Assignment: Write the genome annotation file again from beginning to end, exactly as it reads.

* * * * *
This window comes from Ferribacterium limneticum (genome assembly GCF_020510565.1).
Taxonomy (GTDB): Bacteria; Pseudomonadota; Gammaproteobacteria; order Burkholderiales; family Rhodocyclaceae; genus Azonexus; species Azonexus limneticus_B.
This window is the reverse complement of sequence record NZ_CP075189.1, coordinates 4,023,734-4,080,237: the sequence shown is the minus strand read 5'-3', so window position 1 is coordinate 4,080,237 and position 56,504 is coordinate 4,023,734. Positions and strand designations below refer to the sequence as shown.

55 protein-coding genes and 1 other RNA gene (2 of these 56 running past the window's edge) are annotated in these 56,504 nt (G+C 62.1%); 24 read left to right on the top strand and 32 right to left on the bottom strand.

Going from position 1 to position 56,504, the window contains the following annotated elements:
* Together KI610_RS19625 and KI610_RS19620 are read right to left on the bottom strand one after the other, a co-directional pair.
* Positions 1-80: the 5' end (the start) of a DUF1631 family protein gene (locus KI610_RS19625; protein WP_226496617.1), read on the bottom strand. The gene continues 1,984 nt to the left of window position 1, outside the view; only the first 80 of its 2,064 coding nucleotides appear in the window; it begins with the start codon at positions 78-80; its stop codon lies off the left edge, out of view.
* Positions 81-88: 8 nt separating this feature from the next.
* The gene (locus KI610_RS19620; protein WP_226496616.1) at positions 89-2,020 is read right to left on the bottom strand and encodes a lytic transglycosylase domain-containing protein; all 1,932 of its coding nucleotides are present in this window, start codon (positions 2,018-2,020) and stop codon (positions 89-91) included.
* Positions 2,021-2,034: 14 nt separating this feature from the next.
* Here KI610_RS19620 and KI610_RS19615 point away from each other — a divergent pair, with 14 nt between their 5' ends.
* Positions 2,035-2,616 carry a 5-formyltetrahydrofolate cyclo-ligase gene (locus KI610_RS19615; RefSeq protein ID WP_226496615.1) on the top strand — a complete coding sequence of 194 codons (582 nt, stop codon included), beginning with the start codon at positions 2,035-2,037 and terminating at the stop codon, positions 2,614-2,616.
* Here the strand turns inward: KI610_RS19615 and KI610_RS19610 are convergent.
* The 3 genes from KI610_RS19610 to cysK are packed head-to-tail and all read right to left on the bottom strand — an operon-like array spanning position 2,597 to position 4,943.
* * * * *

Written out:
This window comes from Ferribacterium limneticum (genome assembly GCF_020510565.1).
Taxonomy (GTDB): Bacteria; Pseudomonadota; Gammaproteobacteria; order Burkholderiales; family Rhodocyclaceae; genus Azonexus; species Azonexus limneticus_B.
This window is the reverse complement of sequence record NZ_CP075189.1, coordinates 4,023,734-4,080,237: the sequence shown is the minus strand read 5'-3', so window position 1 is coordinate 4,080,237 and position 56,504 is coordinate 4,023,734. Positions and strand designations below refer to the sequence as shown.

55 protein-coding genes and 1 other RNA gene (2 of these 56 running past the window's edge) are annotated in these 56,504 nt (G+C 62.1%); 24 read left to right on the top strand and 32 right to left on the bottom strand.

Going from position 1 to position 56,504, the window contains the following annotated elements:
* Together KI610_RS19625 and KI610_RS19620 are read right to left on the bottom strand one after the other, a co-directional pair.
* Positions 1-80: the 5' end (the start) of a DUF1631 family protein gene (locus KI610_RS19625; protein WP_226496617.1), read on the bottom strand. The gene continues 1,984 nt to the left of window position 1, outside the view; only the first 80 of its 2,064 coding nucleotides appear in the window; it begins with the start codon at positions 78-80; its stop codon lies off the left edge, out of view.
* Positions 81-88: 8 nt separating this feature from the next.
* The gene (locus KI610_RS19620; protein WP_226496616.1) at positions 89-2,020 is read right to left on the bottom strand and encodes a lytic transglycosylase domain-containing protein; all 1,932 of its coding nucleotides are present in this window, start codon (positions 2,018-2,020) and stop codon (positions 89-91) included.
* Positions 2,021-2,034: 14 nt separating this feature from the next.
* Here KI610_RS19620 and KI610_RS19615 point away from each other — a divergent pair, with 14 nt between their 5' ends.
* Positions 2,035-2,616 carry a 5-formyltetrahydrofolate cyclo-ligase gene (locus KI610_RS19615; RefSeq protein ID WP_226496615.1) on the top strand — a complete coding sequence of 194 codons (582 nt, stop codon included), beginning with the start codon at positions 2,035-2,037 and terminating at the stop codon, positions 2,614-2,616.
* Here the strand turns inward: KI610_RS19615 and KI610_RS19610 are convergent.
* The 3 genes from KI610_RS19610 to cysK are packed head-to-tail and all read right to left on the bottom strand — an operon-like array spanning position 2,597 to position 4,943.